Hello, in this third post of this series, I cover the configuration of the Windows Deployment Services (WDS) role to prepare it for integration with SCVMM. If you haven't already done so, have a look at the two initial posts in this series:
Windows Deployment Services (WDS) is a Windows Server role which provides the PXE services needed by SCVMM. Once WDS is configured, it can be integrated and managed with SCVMM. In this post, we discuss how to enable the WDS role and configure it for SCVMM's consumption.
I am going to install and configure the WDS role on the same host where I installed the DHCP server service in my previous post. This is not a pre-requisite, but it makes configuration slightly easier.
First, install the WDS feature and management tools. If you are using Windows Server core (and you should maximize Windows Server Core deployments in your organisation), you do not need the management tools of course to be installed on this same host. To install the role and associated management tools, open an elevated PowerShell command prompt and enter the following command
Install-WindowsFeature WDS -IncludeManagementTools
Next, open the Windows Deployment Services management snap-in. You will see the following message indicating that WDS is not configured yet.
To configure the server, highlight the server hostname and select Configure Server from the Action menu. This launches the Windows Deployment Services Configuration Wizard. This wizard is pretty simple. The following windows may require your input. Otherwise, you can accept the defaults.
The Install Options window asks you to choose whether to have WDS integrated with AD or not. There are many reasons to integrate WDS with AD and I have not come across a use case of any of them with respect to SCVMM. SCVMM will work fine with the Standalone server option.
If you have a separate DHCP Server installed on the same server as WDS such as our case, you will want to leave this window to its defaults. If DHCP is not installed on the same host, you will want to uncheck the second option and configure the DHCP PXEClient option manually as I discussed in the previous post.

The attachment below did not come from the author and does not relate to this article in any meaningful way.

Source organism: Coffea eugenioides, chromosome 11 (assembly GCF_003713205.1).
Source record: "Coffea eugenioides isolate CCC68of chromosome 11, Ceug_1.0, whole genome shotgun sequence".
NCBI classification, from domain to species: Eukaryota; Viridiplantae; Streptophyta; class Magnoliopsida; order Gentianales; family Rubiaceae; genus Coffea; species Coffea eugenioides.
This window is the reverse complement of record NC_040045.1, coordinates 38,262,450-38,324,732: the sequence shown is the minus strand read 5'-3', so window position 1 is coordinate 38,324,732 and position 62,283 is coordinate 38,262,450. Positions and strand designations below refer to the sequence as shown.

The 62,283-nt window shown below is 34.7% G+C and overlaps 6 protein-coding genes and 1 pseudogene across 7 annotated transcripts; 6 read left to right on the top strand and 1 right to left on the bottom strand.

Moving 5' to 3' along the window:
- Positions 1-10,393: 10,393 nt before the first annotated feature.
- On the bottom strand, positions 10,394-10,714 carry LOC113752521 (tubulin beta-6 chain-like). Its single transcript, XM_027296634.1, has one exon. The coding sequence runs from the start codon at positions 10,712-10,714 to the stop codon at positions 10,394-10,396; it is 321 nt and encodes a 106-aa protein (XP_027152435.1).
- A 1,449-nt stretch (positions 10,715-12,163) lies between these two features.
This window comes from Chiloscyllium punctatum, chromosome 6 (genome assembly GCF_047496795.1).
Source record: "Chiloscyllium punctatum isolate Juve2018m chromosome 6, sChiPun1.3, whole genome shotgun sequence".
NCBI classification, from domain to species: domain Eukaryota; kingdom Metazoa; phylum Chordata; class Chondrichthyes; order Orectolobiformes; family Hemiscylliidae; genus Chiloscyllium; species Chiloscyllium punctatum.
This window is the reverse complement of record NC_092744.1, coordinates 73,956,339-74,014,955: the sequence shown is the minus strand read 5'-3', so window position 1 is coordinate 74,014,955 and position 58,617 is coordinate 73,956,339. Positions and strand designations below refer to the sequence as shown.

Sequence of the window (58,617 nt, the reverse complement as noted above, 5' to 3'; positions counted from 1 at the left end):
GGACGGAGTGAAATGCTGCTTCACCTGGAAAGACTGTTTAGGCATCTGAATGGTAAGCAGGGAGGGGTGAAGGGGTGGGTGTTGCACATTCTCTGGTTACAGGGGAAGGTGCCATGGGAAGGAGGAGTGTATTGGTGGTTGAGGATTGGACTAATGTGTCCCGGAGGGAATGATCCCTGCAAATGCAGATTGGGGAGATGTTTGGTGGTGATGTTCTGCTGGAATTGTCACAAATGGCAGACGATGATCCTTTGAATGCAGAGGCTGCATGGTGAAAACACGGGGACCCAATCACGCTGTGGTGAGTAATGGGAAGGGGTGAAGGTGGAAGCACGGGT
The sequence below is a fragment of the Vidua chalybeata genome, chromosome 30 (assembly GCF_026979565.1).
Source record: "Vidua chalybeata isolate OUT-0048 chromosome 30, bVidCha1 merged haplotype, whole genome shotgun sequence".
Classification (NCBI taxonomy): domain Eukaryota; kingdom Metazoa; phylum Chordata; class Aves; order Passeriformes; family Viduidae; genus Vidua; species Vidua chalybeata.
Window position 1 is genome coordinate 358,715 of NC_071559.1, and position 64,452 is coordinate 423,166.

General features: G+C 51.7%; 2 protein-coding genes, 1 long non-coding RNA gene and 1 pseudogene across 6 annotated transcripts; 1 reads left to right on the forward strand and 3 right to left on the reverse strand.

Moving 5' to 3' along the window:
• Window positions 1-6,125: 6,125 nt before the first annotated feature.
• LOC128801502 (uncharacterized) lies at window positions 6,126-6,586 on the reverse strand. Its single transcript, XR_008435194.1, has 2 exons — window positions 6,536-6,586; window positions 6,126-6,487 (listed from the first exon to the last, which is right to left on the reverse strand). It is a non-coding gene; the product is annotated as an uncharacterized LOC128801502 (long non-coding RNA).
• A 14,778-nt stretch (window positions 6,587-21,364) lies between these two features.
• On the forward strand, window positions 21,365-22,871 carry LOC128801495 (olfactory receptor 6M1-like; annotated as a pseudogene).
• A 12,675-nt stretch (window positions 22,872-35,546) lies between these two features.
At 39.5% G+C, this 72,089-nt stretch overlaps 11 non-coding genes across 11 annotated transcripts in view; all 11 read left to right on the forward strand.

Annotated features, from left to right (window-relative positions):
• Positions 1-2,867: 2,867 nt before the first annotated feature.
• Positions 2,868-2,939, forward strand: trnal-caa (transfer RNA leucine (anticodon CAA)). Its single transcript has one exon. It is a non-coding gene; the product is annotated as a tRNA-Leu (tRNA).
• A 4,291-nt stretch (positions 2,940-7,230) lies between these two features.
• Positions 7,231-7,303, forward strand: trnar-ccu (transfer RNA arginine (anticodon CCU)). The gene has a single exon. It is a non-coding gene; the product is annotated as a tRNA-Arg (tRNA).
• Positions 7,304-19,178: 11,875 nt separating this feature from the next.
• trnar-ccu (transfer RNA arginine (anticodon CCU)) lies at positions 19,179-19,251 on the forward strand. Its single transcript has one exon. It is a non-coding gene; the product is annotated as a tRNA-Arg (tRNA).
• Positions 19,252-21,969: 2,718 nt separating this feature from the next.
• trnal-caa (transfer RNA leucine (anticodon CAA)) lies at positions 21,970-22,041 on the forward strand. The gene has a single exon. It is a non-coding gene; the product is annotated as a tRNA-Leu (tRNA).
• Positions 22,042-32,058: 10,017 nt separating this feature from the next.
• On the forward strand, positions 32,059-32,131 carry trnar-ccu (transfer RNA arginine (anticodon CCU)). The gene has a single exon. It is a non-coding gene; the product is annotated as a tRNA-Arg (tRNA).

For SCVMM, you need to configure WDS to not respond to any client computers. What this does once the WDS server has been integrated with SCVMM is to forward the PXE requests to the SCVMM Management Server.
That's it. Accept default in this wizard otherwise. When asked about where to install WDS content (which defaults to C:\RemoteInstall), you can point it to folder on your system. The WDS Wizard will warn you if you are installing it on the system drive.
Once the wizard has completed, ensure the WDS service is started. If you have installed WDS on the same host where DHCP is installed, you should now see the PXEClient option under the Server Options from the DHCP management snap-in.
Your WDS server is now ready for integration with SCVMM. You can now add it to SCVMM.
From the SCVMM Console, navigate to the Fabric workspace. From the ribbon, select Add Resources and then select PXE Server.
From the Add PXE Server window, add the PXE Server hostname and the Run As account. The Run As account needs to have local administrator privileges on the target PXE server.
You can check the SCVMM jobs log to ensure everything installed correctly. Once the PXE Server has been added to SCVMM, you will see the System Center Virtual Machine Manager Agent service added on the WDS / PXE Server
To ensure the VMM OSD (Operating System Deployment) provider has been integrated correctly with WDS, you run the following command from an elevated prompt on the WDS Server
wdsutil /get-server /show:config
Navigate to the WDS PXE Providers section. You should see the VMMOSDProvider at the top of that list like this:
WDS PXE Providers:
You are done! WDS is now ready for bare-metal deployment with SCVMM. In the next post, I will discuss how to develop a fully patched reference image for deployment.
Till next time.